In Vitro Maturation of Oocytes

G. Durga Rao, M.B.B.S., M.R.C.O.G.; Seang Lin Tan, M.B.B.S., F.R.C.O.G., F.R.C.S.(C.), M. Med. (O&G.), M.B.A.


Semin Reprod Med. 2005;23(3):242-247. 

In This Article

Abstract and Introduction


In vitro maturation of oocytes is a safe and effective treatment offered in some fertility centers for assisted reproduction, where immature oocytes are retrieved from unstimulated ovaries. Therefore, the procedure avoids ovarian stimulation with expensive gonadotropins, side effects of the medications, and risks such as ovarian hyperstimulation syndrome. Added advantages are reduced frequency of monitoring scans and shorter treatment regimen compared with in vitro fertilization. The candidates initially considered were women with polycystic ovaries having multiple antral follicles, but the indications are widening to include women with primarily poor quality embryos in repeated cycles and poor responders to stimulation. The two new applications for in vitro maturation we are now successfully implementing at McGill Reproductive Center are for oocyte donors and for fertility preservation, especially in women with cancer who are undergoing gonadotoxic therapy. In young women without partners needing this treatment for fertility preservation, it is combined with vitrification of the oocytes. We have achieved a 38% clinical pregnancy rate per cycle in women having IVM for infertility treatment up to the age of 35 years, and 50% clinical pregnancy rate per cycle in recipients of IVM egg donation.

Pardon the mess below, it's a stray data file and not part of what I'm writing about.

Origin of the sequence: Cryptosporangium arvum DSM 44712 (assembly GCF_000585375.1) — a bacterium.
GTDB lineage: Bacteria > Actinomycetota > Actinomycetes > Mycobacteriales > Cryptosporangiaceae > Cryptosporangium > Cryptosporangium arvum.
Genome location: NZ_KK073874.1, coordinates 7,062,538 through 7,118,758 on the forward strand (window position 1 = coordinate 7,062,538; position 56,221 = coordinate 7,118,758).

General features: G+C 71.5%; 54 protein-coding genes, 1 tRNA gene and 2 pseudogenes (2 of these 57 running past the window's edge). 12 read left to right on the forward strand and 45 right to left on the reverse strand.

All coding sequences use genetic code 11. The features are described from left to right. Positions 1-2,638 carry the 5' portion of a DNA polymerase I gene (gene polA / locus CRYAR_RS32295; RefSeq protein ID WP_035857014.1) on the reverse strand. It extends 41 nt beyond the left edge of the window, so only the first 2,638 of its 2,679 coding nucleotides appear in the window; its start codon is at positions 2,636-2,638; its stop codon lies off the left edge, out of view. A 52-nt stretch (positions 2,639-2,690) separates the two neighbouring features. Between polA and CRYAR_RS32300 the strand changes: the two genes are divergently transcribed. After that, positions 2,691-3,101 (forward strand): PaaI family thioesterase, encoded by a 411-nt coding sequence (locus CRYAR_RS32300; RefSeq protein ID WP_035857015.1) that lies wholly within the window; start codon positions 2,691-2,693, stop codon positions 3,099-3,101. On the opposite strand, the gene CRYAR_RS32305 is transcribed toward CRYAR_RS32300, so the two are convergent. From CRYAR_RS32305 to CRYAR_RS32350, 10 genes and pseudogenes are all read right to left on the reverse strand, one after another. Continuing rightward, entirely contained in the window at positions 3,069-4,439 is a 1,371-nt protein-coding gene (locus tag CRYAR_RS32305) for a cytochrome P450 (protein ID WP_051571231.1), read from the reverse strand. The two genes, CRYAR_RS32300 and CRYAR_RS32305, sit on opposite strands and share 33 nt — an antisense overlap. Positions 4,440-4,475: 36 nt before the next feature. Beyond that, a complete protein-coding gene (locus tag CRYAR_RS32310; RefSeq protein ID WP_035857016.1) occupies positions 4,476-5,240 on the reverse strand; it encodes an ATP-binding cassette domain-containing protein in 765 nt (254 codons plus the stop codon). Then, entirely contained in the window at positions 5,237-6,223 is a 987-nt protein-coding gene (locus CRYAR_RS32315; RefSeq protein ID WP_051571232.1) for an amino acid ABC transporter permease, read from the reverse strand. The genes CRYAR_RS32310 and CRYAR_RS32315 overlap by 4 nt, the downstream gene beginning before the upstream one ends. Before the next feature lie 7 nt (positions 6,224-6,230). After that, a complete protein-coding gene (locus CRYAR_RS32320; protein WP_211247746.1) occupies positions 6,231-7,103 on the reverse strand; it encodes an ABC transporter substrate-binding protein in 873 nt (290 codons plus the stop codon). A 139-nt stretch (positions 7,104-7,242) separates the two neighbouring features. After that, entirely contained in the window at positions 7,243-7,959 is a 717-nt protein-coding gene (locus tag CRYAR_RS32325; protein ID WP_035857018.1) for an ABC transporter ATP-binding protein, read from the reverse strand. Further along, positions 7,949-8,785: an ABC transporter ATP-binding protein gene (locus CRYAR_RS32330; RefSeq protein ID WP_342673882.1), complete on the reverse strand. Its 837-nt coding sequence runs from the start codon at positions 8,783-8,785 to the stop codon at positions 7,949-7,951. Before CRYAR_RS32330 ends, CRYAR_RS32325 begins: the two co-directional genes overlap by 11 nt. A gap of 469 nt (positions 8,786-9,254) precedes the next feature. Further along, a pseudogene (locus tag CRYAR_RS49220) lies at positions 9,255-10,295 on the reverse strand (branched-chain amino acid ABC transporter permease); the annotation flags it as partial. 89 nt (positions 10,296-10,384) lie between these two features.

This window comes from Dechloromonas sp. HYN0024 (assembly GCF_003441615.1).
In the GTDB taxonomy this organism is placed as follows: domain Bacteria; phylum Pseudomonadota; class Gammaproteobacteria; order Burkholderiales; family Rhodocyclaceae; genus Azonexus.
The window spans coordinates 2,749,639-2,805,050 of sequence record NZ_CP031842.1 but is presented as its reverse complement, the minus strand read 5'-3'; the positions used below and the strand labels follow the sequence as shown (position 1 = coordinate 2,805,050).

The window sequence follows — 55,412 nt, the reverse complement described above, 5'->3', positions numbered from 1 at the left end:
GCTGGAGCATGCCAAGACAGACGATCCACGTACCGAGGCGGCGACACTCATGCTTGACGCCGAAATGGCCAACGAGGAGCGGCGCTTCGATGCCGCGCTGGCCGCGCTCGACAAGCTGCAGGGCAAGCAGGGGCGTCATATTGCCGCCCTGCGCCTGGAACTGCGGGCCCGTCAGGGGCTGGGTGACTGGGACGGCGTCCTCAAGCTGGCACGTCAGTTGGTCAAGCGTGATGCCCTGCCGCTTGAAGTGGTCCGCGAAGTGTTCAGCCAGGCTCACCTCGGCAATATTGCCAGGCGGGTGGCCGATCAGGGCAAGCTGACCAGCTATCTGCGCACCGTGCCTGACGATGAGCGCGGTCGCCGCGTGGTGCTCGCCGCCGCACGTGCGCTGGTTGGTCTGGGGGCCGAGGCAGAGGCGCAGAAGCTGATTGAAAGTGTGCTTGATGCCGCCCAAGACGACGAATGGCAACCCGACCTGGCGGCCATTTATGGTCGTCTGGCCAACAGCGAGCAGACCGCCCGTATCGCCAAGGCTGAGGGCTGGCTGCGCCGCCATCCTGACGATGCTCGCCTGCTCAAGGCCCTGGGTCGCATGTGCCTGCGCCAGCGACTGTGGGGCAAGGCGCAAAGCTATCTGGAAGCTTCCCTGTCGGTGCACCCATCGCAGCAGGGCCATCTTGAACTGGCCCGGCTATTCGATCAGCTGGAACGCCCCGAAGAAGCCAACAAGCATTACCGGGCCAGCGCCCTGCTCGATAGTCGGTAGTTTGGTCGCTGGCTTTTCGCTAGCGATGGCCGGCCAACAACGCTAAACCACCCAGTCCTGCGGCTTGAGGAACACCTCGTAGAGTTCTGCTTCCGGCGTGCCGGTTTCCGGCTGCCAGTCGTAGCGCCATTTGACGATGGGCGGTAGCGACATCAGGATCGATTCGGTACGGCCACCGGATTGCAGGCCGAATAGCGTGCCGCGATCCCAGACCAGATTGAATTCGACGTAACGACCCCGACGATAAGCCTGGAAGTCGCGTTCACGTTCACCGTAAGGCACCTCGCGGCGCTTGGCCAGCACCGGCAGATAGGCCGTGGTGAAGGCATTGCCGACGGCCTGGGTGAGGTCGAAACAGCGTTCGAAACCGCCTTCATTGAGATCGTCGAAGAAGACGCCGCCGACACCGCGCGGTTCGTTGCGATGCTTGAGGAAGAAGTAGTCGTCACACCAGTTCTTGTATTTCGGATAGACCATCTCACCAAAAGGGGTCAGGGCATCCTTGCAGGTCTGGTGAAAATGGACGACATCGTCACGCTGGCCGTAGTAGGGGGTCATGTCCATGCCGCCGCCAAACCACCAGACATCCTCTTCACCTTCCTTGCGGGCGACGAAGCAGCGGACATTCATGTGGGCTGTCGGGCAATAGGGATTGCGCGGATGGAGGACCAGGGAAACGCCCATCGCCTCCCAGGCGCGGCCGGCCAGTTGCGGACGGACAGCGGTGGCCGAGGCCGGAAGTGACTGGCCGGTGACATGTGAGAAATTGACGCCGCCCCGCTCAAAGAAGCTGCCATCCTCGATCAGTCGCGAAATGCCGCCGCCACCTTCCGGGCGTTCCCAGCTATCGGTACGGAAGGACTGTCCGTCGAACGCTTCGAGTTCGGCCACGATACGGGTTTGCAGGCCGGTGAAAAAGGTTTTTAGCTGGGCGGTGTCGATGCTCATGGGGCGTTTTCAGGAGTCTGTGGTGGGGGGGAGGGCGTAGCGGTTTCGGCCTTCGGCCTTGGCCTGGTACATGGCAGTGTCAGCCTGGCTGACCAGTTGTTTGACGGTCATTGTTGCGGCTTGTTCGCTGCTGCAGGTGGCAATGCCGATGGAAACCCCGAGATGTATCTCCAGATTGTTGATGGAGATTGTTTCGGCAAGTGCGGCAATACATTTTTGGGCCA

In vitro fertilization (IVF), since the birth of Louise Brown in 1978,[1] has advanced tremendously and has proven to be a very successful treatment for infertile couples.[2,3] However, there are some drawbacks to this mode of treatment: the high costs involved, the inconvenience of daily gonadotropin injections, side effects of medications, and the requirement for multiple monitoring visits; the most important risk is ovarian hyperstimulation syndrome (OHSS). OHSS, with an incidence of up to 6% in high-risk patients undergoing IVF treatments, can be fatal,[4] and is more likely to develop in young women with polycystic ovaries (PCO).[5] There is also the worrying (but unproven) link between repeated courses of gonadotropin injections and ovarian cancer,[6] which deters many women.

The success of IVF is due to the creation of multiple embryos available for transfer, so the logical solution to counteract the disadvantages of IVF is to retrieve immature oocytes from the unstimulated ovary, enable maturation of immature oocytes in vitro, and fertilize the resulting mature oocytes to create multiple embryos. The research into maturation of immature oocytes was reported as early as 1935[7] by Pincus and was continued by Edwards in 1965 and 1969.[8,9] However, it took 13 years after the first IVF child was conceived for the first human pregnancy from an in vitro matured oocyte to be reported in 1991.[10] Research continued thereafter and progress made by Trounson et al[11] helped incorporate in vitro maturation of oocytes (IVM) as a form of treatment to be offered to eligible infertile patients. Many groups have demonstrated that IVM is a successful treatment for women with PCO and PCOS (polycystic ovarian syndrome), but our endeavor is to extend this safe treatment modality to include women with various other fertility problems. This article discusses oocyte maturation and the factors controlling it, the clinical protocol used by our center, and the application of this treatment in different patient groups.


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